Libertarian Purity Test

Submitted by Bill St. Clair on Wed, 10 Mar 2004 13:00:00 GMT
From samizdata:
"That's my basic rule: whatever the problem, the government's a bigger one." -- Mark Steyn

From madogre:

"True Libertarians are nothing more than anarchists with a catchy name, much like the Socialists masquerading as Democrats." -- unattributed

Steve Sack at Marc Brands Liberty - USS Bushdeficit - cartoon commentary on who will shoulder the debt created by the Busheviks. Hehe. [smith2004]

# New Hampshire Legislature - the majority report for HB1271, "AN ACT repealing the license to carry provisions of state law", was filed on March 8 by the House Committee on Criminal Justice and Public Safety as ITL: Inexpedient to Legislate. Its floor date is next Wednesday, March 17. This bill is mostly wrong. It's the Senate bill, SB454, which does the right simple thing. It passed the Senate on February 19 and is due out of the House Criminal Justice and Public Safety Committee on April 29.

# Bryan Caplan - Libertarian Purity Test - I, of course, scored a perfect anarcho-capitalist 160, without hesitation on any question. Mr. Caplan interprets this as, "Perfect! The world needs more like you." Indeed. Mad Ogre scored 33: "Your libertarian credentials are obvious. Doubtlessly you will become more extreme as time goes on." [madogre]

# Fred on Everything - A New American Century: The Foundering Fathers Would Have Wept - twenty-first century Amerikan government fails horribly at what it's supposed to do, but succeeds tyranically at what should be none of its business. [lrtdiscuss]

If you don't want to come to my restaurant because a Border Collie upsets you, then...don't come. How hard is that? Find another restaurant. There are lots. If there aren't, carry a box lunch. It's my restaurant, not yours. If nobody comes to my place because of dog-distress, then I will go out of business. That's my problem. It is not the government's concern.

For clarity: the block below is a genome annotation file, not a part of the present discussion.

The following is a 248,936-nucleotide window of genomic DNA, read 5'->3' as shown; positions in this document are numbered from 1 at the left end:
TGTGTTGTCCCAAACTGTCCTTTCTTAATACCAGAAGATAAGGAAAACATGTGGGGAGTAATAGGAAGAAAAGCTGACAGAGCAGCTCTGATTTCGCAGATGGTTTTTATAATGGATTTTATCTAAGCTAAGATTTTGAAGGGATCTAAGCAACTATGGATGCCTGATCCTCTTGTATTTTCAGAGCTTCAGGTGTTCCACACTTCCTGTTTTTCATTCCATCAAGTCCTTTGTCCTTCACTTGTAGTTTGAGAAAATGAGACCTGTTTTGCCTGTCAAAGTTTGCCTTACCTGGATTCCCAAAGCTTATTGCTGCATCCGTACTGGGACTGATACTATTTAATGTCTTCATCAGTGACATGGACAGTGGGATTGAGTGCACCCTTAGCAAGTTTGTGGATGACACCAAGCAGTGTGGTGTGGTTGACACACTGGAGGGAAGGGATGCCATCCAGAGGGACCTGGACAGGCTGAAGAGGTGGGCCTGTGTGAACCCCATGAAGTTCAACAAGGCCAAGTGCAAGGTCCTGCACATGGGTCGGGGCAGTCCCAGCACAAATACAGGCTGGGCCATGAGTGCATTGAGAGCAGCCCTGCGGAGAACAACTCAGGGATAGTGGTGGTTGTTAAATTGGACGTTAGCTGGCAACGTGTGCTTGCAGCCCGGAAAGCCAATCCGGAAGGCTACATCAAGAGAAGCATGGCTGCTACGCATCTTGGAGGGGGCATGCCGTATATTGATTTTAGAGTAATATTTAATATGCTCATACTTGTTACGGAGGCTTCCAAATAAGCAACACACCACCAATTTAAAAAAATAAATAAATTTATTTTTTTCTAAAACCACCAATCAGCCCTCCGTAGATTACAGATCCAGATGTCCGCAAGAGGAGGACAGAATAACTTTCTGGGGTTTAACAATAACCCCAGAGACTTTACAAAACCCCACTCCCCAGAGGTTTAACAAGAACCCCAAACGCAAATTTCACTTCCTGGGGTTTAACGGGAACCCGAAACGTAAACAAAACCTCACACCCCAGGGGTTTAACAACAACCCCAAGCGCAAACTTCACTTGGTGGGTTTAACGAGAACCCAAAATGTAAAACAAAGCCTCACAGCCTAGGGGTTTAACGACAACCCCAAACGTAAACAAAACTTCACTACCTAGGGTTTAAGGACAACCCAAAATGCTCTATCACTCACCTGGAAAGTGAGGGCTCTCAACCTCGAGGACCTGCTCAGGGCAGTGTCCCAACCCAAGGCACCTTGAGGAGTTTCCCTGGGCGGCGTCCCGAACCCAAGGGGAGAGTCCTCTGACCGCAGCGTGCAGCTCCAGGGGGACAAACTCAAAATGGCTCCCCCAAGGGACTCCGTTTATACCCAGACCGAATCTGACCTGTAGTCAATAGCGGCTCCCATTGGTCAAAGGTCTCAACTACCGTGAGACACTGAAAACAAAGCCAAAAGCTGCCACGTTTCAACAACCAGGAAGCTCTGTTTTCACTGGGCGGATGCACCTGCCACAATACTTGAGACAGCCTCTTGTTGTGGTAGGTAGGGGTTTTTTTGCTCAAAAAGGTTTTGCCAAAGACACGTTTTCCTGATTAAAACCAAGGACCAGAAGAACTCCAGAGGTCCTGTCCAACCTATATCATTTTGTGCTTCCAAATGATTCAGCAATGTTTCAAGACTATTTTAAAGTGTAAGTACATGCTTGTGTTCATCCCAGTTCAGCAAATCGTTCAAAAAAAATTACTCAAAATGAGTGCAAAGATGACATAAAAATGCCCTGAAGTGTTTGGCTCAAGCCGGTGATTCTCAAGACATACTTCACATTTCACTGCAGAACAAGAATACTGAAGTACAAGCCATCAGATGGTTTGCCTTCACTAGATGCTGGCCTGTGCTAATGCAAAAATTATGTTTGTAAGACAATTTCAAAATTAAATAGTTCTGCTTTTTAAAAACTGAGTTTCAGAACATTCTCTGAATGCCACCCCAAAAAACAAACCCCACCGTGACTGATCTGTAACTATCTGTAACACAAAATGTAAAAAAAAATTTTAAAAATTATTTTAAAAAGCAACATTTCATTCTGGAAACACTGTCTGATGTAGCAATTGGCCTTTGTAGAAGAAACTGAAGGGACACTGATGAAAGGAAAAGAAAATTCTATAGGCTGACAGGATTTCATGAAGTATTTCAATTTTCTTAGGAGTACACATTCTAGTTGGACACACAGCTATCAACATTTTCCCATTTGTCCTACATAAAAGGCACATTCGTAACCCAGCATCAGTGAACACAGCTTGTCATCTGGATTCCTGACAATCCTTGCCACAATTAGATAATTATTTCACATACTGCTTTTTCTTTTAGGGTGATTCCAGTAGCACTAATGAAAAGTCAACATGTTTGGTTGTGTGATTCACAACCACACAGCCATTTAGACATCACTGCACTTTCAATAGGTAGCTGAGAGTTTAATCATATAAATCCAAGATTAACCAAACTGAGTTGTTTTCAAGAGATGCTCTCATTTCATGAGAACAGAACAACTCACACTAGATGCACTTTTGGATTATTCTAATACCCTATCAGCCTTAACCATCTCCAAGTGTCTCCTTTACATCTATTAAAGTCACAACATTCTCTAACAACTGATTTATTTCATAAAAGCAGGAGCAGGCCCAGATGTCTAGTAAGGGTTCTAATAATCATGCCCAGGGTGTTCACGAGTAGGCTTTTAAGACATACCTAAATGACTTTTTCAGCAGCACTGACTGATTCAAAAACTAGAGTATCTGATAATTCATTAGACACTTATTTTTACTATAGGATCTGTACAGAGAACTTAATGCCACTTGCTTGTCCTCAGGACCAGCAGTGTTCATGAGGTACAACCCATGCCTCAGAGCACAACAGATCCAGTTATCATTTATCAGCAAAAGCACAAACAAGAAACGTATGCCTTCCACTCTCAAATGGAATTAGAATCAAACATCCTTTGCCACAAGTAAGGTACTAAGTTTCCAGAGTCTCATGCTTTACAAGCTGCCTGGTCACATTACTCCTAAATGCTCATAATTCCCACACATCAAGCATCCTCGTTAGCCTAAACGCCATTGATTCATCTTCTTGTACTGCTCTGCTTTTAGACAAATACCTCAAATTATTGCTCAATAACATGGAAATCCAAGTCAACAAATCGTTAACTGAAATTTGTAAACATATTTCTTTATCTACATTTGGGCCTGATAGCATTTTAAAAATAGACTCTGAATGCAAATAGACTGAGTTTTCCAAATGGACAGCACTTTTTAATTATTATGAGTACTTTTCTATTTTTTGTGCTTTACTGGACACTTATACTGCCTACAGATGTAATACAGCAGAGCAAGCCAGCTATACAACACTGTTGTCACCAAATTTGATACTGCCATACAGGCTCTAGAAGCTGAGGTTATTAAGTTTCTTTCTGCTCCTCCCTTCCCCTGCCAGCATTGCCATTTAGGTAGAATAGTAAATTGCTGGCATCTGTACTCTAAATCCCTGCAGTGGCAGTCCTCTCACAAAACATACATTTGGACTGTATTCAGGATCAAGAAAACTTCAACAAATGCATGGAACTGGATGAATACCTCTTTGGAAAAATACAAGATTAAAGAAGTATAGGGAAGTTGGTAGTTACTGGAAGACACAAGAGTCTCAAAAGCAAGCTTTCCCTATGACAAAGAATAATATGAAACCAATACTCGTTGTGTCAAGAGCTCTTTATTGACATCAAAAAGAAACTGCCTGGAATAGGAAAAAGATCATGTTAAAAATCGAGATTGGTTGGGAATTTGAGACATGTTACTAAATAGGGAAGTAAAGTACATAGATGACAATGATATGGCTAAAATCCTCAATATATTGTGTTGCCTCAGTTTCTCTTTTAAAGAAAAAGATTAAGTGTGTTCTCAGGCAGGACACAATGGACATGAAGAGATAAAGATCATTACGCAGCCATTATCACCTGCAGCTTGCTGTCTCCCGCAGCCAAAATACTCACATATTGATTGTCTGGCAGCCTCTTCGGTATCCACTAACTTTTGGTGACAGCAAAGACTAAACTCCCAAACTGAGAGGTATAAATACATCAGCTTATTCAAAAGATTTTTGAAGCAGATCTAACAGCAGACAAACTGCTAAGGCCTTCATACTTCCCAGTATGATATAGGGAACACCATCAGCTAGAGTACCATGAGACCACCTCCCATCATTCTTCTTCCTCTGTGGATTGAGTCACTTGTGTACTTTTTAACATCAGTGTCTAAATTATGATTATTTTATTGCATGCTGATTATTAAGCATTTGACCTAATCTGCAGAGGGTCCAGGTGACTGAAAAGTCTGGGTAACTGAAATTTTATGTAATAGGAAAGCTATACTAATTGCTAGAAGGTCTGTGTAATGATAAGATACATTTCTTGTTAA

Incidentally, I much prefer dogs to drab officious little warts in governmental offices. I have lived with dogs, and found them preferable to bureaucrats on grounds of civility, intelligence, and unintrusiveness. Further, some of them could be trained to make change.

What about smoking? Why is it the government's business? If I want to let people smoke in my bar, it's my affair. People who don't like it can, once again, go somewhere else. I don't say this truculently. Customers have every right not to patronize establishments that they find disagreeable. If they don't like the smoke, or the music, or the food, or my ugly mug, that thing in front with the hinges on it is available. A "door," we call it.


For that matter, why does the government interfere in the drug trade? When I was on the police beat in Washington a buddy of mine in the DEA estimated that ninety-five percent of drugs shipped to the United States successfully entered the country. That is, the government intercepts drugs roughly as well as it schools children. The difference is that we know how to teach kids, but just don't do it. Nobody knows how to stop the influx of drugs.

# David A. Merrick at The Future of Freedom Foundation - The Revolution's Forgotten Hero - George Mason, without whom the U.S Constitution might include no Bill of Rights. [lew]

Strike the Root - Bob Murphy's Columns - twelve chapters are now available of Mr. Murphy's novel, Minerva.

# sells their namesake: western and eastern swords and staves made from wood and plastic. [lrtdiscuss]

# Blade Universe has an incredible variety of knives, swords, and other personal security items. Low prices. [lrtdiscuss]

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